I do not know where I will live. No one in my ex’s family has even stepped foot in my house much less lived her. It’s hard to understand what the judge and the court system are thinking. Those close to me feel the same. The one word I have frequently used throughout the divorce process is illogical. That applies to many if not most divorce cases.

I have lost everything important to me. I don’t know what I will do next. I currently work part time in two jobs. I do courier work and always am looking for more clients. I also am a blogger.

I’ve thought about where my life will lead me next. I have never been comfortable in my own shoes. My lack of self-esteem likely hurt my marriage. I have been able to accept the end of the relationship. Everything else involving the divorce has crushed my mental health.

Losing my children and now my house makes me shake my head. I am just not sure where, when, what and how my life will hold next. It astonishes me how many divorces are more about vengeance than what’s best for the children and/or just moving on and being able to begin the next phase of your life.

 

Prompt 107: Write About a Word That Doesn’t Exist, define it and explain why you need it.

Prompt 107: Write About a Word That Doesn’t Exist, define it and explain why you need it.

When I was in college my fraternity brothers created the word fice. It is a combination of the words fucking and nice.

I am not sure why they came up with it, but we used it all the time. If we had a big party coming up it was fice, going out on a date with a hot or awesome chick, it’s fice. It many ways it was an all-encompassing word.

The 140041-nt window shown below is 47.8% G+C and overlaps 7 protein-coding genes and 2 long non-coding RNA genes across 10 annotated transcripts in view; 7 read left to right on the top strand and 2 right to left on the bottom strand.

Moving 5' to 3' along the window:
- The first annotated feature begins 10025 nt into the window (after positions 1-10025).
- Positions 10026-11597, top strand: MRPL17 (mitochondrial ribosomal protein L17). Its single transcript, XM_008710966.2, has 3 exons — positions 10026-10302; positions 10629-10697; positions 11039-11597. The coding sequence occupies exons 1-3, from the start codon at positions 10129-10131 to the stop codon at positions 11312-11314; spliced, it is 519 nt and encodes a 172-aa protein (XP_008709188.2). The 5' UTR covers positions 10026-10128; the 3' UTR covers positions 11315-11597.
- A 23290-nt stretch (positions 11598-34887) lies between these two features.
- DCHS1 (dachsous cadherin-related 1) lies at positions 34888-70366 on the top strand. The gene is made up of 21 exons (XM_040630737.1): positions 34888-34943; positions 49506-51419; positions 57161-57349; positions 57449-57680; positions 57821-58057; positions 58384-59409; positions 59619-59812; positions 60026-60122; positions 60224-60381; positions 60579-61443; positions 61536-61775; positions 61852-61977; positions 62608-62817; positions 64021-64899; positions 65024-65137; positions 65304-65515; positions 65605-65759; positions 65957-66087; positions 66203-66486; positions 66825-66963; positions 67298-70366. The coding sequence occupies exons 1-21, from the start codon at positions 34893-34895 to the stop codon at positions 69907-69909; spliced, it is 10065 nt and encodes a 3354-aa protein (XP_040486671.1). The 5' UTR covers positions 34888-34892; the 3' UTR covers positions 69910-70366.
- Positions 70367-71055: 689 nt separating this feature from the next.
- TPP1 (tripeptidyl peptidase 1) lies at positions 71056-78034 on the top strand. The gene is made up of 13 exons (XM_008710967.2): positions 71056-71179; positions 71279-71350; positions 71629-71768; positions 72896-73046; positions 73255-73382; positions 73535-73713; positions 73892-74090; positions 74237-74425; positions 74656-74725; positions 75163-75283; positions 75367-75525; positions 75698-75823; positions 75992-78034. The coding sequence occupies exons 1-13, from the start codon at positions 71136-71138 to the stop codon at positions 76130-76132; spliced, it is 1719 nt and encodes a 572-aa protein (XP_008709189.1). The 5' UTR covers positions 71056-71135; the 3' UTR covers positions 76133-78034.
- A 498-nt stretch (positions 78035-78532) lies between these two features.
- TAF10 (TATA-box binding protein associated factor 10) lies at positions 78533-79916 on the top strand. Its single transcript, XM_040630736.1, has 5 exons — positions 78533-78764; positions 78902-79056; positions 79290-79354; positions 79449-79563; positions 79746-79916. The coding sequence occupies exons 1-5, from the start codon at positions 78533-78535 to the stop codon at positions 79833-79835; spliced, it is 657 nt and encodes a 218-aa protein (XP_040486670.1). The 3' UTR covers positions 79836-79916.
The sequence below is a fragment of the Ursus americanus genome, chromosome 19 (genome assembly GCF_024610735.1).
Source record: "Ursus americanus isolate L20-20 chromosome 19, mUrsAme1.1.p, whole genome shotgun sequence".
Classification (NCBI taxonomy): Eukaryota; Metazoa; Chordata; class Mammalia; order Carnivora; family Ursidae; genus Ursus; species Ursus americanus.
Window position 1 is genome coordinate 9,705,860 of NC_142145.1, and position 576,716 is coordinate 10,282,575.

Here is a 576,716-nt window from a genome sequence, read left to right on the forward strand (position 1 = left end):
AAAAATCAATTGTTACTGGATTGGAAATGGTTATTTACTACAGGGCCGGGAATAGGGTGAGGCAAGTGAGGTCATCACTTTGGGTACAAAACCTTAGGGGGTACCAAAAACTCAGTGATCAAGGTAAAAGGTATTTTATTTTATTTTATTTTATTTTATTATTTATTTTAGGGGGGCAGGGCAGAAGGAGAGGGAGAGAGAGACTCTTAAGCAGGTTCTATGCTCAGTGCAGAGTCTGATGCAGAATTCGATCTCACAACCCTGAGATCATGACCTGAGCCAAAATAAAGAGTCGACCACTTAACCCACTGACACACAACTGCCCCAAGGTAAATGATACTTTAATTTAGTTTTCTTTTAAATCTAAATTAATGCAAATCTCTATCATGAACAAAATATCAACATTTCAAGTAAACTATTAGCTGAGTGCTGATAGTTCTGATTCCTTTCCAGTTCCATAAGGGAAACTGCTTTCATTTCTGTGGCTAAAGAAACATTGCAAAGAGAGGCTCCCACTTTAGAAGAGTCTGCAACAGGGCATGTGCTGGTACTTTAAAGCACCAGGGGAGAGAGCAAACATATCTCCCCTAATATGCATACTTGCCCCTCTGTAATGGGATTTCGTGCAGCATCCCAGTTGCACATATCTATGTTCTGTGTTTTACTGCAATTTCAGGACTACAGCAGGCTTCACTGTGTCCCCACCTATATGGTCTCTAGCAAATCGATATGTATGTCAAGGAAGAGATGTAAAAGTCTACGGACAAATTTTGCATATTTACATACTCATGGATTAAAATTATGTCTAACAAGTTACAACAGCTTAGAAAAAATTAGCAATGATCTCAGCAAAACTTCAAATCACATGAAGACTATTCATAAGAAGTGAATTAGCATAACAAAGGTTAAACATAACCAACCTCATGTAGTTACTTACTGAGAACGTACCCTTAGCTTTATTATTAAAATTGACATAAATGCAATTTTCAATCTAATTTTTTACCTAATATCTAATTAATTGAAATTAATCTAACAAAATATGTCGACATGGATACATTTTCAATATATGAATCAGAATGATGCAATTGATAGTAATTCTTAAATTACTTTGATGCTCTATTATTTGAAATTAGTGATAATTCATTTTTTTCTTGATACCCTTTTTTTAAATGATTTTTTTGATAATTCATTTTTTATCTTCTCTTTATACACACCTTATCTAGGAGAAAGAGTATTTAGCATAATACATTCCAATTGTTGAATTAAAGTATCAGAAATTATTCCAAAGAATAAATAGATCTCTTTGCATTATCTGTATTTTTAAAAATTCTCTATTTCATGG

Fice could sometimes be used in place of using dude. In a fraternity, it could be hard to have a conversation without using the word dude.

The emphasis on dude could be used often through the flow of a conversation. If someone aced a test throughout campus someone might use an elongated pronunciation of the word Duuuuuuude! The emphasis being on well done. We frequently used Fice in place of dude.

If someone aced a test you would use fice. It was a reference as dude was to a job well done.

The frequency with how much we said and used fice shows why we needed it. It frequently would get a laugh even though we did not use the word lightly.

The way we used the world and talked to each other with it somewhat reminds of the bud light men from the 1990s using Whazzup.

That commercial created a lot of buzz. It was very polarizing. Fice was the same for us. Many in the fraternity didn’t like it. It also seemed to annoy many of the girlfriends of the brothers too.

It was a great word for us though. In many ways, it was unifying and created our own code. That often annoys those that are not in the Greek system.

Fice became a part of our everyday vernacular. It brought us closer together. Many of us had come to college a long way from home. We created a family within the fraternity. We all loved

We created a family within the fraternity. We all cared greatly for each other. Fice was how we all felt about each other.

Prompt 106: That time you were bullied nearly to your breaking point. What did you do? What didn’t you do?

Prompt 106: That time you were bullied nearly to your breaking point. What did you do? What didn’t you do?

The time I was bullied to my breaking point was my divorce.

My ex had $13 million reasons to win the divorce. She has substantially more than I do. She used her finances to destroy me nearly every step of the way.